Michael D. Moberly
Intangible asset clarity will influence – persuade more organizations and management teams to engage these valuable, competitive advantage assets!
I have encountered numerous circumstances during client engagements or while conducting educational seminars or presentations professional groups wherein practitioners exhibit-express challenges insofar as ‘crossing the chasm’ from the tangible to the intangible. Never-the-less, achieving operational – managerial level familiarity with the intangible asset-side of any business, which variously consists of intellectual, structural, relationship, and competitive-entrepreneurial capital, is, with more frequency, considered a requisite to relevant endorsements.
Yes, the language used by intangible asset purists to characterize the attributes of intangible assets may be variously elusive to strategic planning, in part because intangibles are too frequently framed in obscure contexts which moderate, if not impede, organization-wide understanding and receptivity. For example, language routinely used to describe IA’s, characterizes them as non-physical ‘things’ of value that have no conventional sense of physicality, no set monetary value, and are not reported on balance sheets or financial statements.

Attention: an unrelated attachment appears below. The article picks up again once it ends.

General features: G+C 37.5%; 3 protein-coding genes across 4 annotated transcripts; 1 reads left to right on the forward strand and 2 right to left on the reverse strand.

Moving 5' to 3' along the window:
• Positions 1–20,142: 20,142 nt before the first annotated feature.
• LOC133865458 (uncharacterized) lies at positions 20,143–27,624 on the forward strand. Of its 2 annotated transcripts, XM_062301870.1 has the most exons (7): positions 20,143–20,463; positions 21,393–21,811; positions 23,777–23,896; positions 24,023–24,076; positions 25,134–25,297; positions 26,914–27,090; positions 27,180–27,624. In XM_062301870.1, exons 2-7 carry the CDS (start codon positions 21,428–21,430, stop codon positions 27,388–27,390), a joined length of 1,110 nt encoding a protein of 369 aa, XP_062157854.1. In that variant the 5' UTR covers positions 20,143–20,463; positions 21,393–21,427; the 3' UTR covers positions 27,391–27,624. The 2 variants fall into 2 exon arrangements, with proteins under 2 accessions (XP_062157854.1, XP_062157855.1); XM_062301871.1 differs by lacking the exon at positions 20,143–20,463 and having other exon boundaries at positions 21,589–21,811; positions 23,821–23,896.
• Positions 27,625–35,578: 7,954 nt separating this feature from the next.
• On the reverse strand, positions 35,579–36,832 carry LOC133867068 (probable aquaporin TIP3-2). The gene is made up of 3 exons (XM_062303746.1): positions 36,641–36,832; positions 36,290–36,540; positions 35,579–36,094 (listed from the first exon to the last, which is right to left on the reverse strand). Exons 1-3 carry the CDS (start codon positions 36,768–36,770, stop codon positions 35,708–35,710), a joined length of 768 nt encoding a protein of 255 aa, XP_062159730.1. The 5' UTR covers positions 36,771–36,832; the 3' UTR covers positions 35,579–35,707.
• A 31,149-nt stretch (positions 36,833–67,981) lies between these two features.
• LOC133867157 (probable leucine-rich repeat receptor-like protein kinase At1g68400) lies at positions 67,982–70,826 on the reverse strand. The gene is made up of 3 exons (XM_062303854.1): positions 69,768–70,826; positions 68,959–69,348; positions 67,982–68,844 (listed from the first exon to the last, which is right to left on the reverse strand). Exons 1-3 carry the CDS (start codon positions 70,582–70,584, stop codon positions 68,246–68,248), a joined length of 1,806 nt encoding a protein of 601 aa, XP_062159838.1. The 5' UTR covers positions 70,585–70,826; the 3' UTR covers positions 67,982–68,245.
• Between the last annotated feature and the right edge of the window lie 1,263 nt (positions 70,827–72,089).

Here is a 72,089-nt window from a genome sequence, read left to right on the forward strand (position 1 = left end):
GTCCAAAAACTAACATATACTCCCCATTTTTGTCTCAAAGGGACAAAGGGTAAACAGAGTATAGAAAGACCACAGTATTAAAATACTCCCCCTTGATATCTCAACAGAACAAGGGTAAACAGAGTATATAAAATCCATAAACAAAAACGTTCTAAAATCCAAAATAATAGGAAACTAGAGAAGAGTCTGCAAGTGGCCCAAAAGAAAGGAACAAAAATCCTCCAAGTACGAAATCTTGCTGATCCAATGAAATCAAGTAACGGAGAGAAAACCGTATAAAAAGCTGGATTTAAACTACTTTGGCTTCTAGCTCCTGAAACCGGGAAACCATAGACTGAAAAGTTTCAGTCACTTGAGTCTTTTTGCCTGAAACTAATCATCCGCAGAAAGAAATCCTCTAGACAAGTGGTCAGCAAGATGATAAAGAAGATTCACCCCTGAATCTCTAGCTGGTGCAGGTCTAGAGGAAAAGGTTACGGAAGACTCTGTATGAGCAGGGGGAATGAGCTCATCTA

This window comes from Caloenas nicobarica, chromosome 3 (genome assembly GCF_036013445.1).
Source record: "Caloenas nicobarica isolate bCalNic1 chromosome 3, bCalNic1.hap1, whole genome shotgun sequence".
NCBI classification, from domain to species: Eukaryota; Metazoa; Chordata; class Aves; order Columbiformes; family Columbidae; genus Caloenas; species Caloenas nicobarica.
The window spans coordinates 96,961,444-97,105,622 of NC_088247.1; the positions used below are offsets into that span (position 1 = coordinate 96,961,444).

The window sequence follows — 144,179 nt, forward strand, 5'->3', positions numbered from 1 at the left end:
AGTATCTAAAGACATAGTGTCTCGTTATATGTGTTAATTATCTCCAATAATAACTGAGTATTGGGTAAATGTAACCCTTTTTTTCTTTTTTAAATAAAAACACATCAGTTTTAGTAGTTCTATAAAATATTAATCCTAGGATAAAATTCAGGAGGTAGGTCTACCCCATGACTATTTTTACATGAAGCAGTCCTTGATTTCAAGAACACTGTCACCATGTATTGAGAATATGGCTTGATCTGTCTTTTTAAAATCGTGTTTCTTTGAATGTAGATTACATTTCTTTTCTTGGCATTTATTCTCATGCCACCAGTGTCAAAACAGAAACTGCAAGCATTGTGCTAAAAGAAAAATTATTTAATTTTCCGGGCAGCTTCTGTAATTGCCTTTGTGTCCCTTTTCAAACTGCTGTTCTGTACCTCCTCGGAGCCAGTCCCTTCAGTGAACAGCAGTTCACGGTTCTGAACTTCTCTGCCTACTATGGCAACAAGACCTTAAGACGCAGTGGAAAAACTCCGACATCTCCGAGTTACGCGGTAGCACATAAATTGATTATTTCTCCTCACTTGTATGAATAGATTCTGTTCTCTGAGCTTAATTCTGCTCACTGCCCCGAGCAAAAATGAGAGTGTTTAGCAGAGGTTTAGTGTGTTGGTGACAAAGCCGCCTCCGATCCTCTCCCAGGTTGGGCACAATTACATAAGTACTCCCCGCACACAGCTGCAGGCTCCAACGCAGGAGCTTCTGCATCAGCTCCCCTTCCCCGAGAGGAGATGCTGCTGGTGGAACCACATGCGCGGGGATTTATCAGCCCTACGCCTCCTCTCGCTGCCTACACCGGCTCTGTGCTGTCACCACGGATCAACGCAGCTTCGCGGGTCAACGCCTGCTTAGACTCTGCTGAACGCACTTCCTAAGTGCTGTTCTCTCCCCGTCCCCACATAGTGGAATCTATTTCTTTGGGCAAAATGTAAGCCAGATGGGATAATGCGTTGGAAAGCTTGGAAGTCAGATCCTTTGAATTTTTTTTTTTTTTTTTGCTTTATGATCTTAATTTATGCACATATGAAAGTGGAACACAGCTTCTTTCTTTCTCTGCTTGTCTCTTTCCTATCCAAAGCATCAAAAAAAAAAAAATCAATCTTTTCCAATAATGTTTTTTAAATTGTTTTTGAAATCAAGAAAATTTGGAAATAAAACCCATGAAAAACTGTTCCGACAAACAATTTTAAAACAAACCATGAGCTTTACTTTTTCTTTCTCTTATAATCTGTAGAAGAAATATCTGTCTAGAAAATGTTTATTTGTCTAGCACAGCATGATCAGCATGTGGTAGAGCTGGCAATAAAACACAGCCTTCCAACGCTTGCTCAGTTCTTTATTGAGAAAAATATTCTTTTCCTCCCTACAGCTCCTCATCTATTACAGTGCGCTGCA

Admittedly, obscure characterizations such as this, while it is technically correct and aligns with conventional accounting and valuation standards, does little to engender sufficient managerial-operational confidence which can translate as mission resolve to aggressively engage and exploit intangible assets, irrespective of the fact most (intangible assets) originate, develop, and mature internally. This is particularly evident among business leadership and management teams who are inclined to interpret ‘the act of engaging intangible assets’ requires substantial organizational disruption and resources.
I served as a keynote speaker in London (UK) several years ago, for an intangible asset curious audience where I learned the British generally refer to intangible assets as the ‘invisibles’ which perhaps, no-so-coincidentally, may be an apropos designation for the U.S. business community as well.